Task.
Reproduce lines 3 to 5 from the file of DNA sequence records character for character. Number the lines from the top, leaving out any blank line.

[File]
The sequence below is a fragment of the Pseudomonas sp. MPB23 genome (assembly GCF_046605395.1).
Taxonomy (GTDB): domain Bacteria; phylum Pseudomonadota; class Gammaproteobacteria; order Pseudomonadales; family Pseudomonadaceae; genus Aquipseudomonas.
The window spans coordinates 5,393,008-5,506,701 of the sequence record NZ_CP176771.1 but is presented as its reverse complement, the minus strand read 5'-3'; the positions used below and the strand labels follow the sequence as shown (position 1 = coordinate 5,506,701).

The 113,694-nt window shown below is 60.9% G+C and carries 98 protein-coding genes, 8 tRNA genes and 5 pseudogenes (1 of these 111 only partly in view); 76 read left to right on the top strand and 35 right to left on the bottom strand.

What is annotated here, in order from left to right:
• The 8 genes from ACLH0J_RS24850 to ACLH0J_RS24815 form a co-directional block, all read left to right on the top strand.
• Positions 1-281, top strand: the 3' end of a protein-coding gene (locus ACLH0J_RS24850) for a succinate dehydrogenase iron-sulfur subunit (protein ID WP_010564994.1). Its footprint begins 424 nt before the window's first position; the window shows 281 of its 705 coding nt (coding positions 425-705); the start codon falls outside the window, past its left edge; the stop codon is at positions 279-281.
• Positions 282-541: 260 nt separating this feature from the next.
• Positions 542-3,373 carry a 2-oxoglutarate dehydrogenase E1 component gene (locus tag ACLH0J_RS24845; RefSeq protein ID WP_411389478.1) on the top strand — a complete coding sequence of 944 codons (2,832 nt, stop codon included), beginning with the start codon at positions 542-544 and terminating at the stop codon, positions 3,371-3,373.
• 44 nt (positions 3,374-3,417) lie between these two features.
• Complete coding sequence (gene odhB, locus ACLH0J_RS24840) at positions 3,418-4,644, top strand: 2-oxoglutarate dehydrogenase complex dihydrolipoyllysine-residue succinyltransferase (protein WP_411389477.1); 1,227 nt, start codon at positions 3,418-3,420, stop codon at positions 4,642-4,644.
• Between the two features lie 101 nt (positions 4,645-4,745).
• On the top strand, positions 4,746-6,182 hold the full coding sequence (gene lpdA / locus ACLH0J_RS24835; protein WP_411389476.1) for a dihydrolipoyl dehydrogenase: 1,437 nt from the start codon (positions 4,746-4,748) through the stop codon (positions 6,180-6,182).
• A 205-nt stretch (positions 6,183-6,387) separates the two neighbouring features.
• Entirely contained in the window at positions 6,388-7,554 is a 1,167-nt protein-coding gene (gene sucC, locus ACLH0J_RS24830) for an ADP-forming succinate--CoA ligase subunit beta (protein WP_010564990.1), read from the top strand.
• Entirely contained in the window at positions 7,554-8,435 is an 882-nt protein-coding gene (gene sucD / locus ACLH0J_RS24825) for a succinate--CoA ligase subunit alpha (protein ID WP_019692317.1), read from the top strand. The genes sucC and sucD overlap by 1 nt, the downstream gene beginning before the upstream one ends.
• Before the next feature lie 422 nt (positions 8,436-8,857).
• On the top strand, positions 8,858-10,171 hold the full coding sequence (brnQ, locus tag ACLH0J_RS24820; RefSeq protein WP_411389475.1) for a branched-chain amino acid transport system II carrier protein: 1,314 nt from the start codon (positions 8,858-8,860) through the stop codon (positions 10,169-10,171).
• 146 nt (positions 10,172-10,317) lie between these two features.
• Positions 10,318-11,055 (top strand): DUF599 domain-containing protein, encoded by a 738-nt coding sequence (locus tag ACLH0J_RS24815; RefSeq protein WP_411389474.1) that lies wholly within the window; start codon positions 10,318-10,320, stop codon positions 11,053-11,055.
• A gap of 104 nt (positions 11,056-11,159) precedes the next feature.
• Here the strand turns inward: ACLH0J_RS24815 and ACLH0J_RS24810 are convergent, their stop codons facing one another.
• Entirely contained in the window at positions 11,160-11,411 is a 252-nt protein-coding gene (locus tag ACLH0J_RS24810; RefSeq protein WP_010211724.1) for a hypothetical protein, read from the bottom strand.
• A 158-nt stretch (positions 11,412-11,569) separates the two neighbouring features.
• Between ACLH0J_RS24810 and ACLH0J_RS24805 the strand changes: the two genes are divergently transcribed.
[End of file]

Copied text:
The window spans coordinates 5,393,008-5,506,701 of the sequence record NZ_CP176771.1 but is presented as its reverse complement, the minus strand read 5'-3'; the positions used below and the strand labels follow the sequence as shown (position 1 = coordinate 5,506,701).

The 113,694-nt window shown below is 60.9% G+C and carries 98 protein-coding genes, 8 tRNA genes and 5 pseudogenes (1 of these 111 only partly in view); 76 read left to right on the top strand and 35 right to left on the bottom strand.

What is annotated here, in order from left to right: